This is a new column and it combines my two great passions: buying stuff and complaining. And while that probably makes having your desk beside mine something of a grind, it’s a potential boon for you consumers out there who are looking for an honest, no pay-for-play opinion on all things consumer.

So to start this off on the right aggressive foot, I’d like to chat about my experience with the sacred cow that is All-Clad cookware. For as long as I remember, the American company has sat at the top of the pots and pans food chain as the pinnacle of kitchen performance…and it’s always had the highest price tags to support it. But is it all it’s cracked up to be?

One of the company’s claims to fame is that it’s made in the USA, which, forgive me, seems like a marginal claim in 2019. You know what else is made in the USA? The Chevy Impala and every other garbage automobile I get stuck with when I rent a car. You know what’s not made in the USA? Toyotas and Audis, so forgive if I not willing to pay more to make American Great Again, cookware edition.

What about performance? Here I’ll limit myself to the Stainless Steel and Copper Core models, because these are the workhorse models that the company made their reputation on and I have several pieces of both. So let’s start with the pros: the heat conductivity is off-the-charts good. Even the base stainless steel models hold that heat wonderfully throughout the entire cooking service and conduct the heat so well that you end up using lower heat settings than you normally would. My other pans€”mostly Calphalon with the odd Lodge cast iron and Le Creuset thrown in€”are not in the same ballpark. I actually made scrambled eggs in one last night and they emerged from the pan like I was Paul Bocuse.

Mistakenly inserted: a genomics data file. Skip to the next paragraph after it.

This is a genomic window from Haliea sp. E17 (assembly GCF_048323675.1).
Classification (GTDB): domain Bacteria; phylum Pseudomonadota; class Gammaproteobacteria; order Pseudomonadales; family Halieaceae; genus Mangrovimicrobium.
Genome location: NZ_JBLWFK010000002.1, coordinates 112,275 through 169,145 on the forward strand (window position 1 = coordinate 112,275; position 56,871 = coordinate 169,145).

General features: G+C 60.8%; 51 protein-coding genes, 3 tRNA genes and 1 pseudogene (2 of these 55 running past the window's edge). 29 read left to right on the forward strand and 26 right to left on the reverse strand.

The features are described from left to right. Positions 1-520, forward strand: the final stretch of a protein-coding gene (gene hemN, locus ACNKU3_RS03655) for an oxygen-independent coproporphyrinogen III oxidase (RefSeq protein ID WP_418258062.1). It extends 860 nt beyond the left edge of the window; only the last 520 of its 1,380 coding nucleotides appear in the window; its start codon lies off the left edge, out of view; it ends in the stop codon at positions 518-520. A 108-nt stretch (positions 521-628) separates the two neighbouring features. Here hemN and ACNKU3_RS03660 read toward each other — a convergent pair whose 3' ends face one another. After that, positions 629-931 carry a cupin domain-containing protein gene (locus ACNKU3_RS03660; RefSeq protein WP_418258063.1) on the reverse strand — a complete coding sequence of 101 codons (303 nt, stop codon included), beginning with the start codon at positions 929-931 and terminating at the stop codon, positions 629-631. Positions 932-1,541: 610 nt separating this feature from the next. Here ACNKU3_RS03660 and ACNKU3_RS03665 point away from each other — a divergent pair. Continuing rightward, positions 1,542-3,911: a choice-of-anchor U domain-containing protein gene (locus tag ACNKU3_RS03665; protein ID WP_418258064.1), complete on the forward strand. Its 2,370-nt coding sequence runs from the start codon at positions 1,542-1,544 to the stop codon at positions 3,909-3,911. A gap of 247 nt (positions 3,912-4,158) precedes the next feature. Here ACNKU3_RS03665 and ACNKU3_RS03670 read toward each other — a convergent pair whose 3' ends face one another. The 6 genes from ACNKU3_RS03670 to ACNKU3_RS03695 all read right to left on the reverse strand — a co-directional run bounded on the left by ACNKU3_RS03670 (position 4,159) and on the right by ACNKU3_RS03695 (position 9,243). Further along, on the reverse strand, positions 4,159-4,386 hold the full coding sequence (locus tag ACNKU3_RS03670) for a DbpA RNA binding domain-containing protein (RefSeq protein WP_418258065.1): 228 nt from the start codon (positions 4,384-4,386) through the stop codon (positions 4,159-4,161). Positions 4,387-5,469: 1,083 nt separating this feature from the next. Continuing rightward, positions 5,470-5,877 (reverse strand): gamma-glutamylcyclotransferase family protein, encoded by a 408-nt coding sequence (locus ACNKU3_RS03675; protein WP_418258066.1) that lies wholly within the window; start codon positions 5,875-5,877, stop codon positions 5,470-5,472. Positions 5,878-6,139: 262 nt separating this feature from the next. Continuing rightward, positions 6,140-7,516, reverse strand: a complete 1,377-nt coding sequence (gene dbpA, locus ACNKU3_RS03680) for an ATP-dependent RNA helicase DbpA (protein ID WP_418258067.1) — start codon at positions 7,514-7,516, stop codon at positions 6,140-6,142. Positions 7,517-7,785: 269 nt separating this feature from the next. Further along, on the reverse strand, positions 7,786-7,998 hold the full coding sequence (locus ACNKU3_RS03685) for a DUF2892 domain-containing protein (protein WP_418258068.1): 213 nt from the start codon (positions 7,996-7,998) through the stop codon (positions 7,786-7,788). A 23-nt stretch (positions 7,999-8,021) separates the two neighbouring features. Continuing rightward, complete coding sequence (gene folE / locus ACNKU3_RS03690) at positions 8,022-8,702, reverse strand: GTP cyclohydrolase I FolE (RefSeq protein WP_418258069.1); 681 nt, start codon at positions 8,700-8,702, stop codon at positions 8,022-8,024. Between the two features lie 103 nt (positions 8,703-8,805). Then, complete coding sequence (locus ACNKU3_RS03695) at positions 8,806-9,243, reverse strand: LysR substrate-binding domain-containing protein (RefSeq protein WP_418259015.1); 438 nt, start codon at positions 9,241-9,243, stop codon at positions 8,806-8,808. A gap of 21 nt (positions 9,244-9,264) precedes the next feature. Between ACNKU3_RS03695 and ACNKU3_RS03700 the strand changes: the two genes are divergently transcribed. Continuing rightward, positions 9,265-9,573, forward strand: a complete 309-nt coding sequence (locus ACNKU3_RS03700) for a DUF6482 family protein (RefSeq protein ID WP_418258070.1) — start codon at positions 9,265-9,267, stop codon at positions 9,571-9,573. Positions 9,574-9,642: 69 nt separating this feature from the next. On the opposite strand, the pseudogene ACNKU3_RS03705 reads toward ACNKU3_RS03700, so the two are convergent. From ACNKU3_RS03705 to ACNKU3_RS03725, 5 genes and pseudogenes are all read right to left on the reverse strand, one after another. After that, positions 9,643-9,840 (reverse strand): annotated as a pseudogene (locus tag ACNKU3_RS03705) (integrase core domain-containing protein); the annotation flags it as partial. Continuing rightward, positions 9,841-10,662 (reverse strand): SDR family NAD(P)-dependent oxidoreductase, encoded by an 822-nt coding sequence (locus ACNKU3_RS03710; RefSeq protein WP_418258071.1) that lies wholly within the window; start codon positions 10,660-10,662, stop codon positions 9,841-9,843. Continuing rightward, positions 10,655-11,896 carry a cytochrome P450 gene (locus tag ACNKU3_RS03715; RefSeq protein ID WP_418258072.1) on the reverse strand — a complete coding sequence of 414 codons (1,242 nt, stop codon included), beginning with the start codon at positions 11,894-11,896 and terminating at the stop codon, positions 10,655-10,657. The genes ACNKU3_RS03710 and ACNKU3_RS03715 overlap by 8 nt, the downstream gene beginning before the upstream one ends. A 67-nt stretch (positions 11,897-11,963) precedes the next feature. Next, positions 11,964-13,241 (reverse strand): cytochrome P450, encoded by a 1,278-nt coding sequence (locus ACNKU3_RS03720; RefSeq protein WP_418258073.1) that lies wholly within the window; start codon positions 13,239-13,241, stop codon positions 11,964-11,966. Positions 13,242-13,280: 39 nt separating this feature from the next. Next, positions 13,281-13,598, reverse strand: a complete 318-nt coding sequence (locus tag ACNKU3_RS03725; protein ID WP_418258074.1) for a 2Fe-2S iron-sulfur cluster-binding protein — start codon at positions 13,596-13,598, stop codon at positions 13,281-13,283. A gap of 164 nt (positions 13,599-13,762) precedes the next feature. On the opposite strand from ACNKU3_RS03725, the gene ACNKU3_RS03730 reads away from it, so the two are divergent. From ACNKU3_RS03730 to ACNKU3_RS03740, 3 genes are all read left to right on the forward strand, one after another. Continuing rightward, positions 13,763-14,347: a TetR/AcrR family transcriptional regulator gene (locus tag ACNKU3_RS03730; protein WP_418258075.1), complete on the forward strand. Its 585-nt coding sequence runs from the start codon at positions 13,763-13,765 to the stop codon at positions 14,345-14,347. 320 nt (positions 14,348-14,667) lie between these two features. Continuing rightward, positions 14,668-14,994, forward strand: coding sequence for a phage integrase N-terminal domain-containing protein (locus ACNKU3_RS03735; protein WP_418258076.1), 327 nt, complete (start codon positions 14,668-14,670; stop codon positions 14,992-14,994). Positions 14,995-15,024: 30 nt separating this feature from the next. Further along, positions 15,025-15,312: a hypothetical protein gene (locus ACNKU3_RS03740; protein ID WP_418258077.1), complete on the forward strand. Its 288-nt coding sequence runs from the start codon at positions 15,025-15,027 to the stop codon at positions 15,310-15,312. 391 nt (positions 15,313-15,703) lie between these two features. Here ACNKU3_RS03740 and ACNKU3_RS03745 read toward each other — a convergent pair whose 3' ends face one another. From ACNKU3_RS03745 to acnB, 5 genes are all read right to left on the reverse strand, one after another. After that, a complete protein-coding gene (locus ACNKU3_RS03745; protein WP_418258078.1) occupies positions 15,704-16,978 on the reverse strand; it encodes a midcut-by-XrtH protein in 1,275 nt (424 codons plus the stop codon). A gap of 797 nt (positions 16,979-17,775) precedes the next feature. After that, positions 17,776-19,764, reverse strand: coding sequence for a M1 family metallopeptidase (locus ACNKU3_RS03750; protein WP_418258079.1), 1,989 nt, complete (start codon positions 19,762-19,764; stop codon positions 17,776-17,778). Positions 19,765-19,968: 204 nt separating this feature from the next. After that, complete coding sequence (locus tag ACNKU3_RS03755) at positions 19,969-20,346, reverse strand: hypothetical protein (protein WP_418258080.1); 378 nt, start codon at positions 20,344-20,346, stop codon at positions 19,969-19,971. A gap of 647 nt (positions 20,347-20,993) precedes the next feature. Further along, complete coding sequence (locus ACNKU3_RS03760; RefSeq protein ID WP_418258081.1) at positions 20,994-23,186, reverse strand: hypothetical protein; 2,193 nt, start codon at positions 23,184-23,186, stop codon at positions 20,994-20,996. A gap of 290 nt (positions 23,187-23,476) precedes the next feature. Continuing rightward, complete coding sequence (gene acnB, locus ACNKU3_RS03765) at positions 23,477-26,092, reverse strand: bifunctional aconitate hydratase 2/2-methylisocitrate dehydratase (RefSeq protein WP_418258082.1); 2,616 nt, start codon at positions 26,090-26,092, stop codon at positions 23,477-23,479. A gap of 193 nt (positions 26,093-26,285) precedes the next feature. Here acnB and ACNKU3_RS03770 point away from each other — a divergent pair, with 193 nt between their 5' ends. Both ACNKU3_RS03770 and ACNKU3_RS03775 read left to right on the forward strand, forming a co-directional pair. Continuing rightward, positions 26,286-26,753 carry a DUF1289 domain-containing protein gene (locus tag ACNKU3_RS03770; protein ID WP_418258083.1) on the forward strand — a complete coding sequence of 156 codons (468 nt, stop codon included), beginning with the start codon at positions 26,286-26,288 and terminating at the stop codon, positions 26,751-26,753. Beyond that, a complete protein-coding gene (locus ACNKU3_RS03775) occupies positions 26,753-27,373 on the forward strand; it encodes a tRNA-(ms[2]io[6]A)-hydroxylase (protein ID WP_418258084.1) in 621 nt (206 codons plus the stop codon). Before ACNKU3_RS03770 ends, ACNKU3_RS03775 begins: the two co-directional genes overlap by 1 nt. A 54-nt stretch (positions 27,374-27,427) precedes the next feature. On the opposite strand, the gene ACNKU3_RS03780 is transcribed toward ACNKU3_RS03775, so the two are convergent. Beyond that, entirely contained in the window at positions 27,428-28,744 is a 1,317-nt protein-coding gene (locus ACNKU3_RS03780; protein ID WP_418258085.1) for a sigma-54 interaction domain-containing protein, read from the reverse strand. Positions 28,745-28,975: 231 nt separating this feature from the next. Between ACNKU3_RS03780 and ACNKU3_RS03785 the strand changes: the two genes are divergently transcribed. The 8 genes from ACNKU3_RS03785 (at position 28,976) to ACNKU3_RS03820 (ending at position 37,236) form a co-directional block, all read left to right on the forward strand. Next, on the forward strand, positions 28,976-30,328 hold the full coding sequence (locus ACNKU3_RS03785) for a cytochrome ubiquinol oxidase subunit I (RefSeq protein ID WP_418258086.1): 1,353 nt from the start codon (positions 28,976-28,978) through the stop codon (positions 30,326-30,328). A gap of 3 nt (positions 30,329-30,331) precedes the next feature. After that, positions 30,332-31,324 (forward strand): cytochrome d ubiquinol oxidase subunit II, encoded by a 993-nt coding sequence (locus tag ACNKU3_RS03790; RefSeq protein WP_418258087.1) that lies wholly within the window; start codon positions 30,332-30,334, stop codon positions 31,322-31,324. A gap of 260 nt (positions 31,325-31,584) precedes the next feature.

The cons? Well the first one is last pro above€”having pans that need to use different heat is actually a bit of a pain. The first time I used an All-Clad it was at my parents I ended up burning the pan because I had it on high heat (and an hour spent scouring it with Barkeeper’s Friend made sure that was a lesson I didn’t forget). The second con, obviously, is the price. All-Clad is still pretty much the most expensive cookware out there, although if you shop sales, it’s not crazy and you’ll on occasion find a random pot or pan at Marshall’s if you look hard. Another con – the fit isn’t always perfect. I bought an 8 quart pot last year mostly for cooking pasta and and when I do that, it’s works like a charm. But if I want to fry onions and garlic in the pot, the bottom of the pan has a slight curve upwards such that the hot oil pools around the edges, which results in anything in the middle burning because there’s no oil. It’s not a huge hassle, but nor is it the best pot in the world. Which leads us to the far and away the number one con€”the cleaning. Every single All-Clad pot or pan I have is brutal to clean. Eggs stick, pancakes really stick, fats burn and stain, so unless you’re poaching something or use insane amounts of butter/oil, be prepared to use some elbow grease every time you use it. Yes, All-Clad does make some non-stick pans and I have a small one, but the performance is not as good as the pure stainless and they’re so pricey I’m deathly afraid of anyone scratching the non-stick surface. The sad truth is is that if I’m doing something simple like frying up a green onion cake, these days I end up using a non-stick pan from T-Fal that someone sent me for free and that will set you back all $32.65 at Amazon. It works fine and is a snap to clean up.

So are they worth it? It depends on how committed a chef you are and if you have someone who cleans your pans for you. I’ve still not come across a pan that performs as well as the All-Clad, but the reality is for the most part I don’t need high level performance as a home chef. I need ease. It’s like driving your kids to school in a Ferrari: it’s undeniably awesome but, unlike the hot oil stains on the sides of your pan, the novelty wears off pretty quickly.